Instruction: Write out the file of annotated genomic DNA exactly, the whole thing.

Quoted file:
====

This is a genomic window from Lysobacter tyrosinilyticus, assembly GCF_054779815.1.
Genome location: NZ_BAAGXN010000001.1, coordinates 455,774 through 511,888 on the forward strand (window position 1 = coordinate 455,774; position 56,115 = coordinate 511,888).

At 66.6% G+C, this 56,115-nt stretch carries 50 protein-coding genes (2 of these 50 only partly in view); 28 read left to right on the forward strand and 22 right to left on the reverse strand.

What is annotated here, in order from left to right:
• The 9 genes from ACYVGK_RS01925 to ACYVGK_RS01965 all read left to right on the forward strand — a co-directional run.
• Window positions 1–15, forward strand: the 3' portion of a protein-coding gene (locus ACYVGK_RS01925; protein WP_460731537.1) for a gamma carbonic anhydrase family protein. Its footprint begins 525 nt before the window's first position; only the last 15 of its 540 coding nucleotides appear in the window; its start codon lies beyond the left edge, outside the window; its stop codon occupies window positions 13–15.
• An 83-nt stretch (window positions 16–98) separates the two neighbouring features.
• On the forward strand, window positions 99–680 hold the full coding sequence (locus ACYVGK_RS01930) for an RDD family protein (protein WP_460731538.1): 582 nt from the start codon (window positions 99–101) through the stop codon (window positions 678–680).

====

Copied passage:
This is a genomic window from Lysobacter tyrosinilyticus, assembly GCF_054779815.1.
Genome location: NZ_BAAGXN010000001.1, coordinates 455,774 through 511,888 on the forward strand (window position 1 = coordinate 455,774; position 56,115 = coordinate 511,888).

At 66.6% G+C, this 56,115-nt stretch carries 50 protein-coding genes (2 of these 50 only partly in view); 28 read left to right on the forward strand and 22 right to left on the reverse strand.

What is annotated here, in order from left to right:
• The 9 genes from ACYVGK_RS01925 to ACYVGK_RS01965 all read left to right on the forward strand — a co-directional run.
• Window positions 1–15, forward strand: the 3' portion of a protein-coding gene (locus ACYVGK_RS01925; protein WP_460731537.1) for a gamma carbonic anhydrase family protein. Its footprint begins 525 nt before the window's first position; only the last 15 of its 540 coding nucleotides appear in the window; its start codon lies beyond the left edge, outside the window; its stop codon occupies window positions 13–15.
• An 83-nt stretch (window positions 16–98) separates the two neighbouring features.
• On the forward strand, window positions 99–680 hold the full coding sequence (locus ACYVGK_RS01930) for an RDD family protein (protein WP_460731538.1): 582 nt from the start codon (window positions 99–101) through the stop codon (window positions 678–680).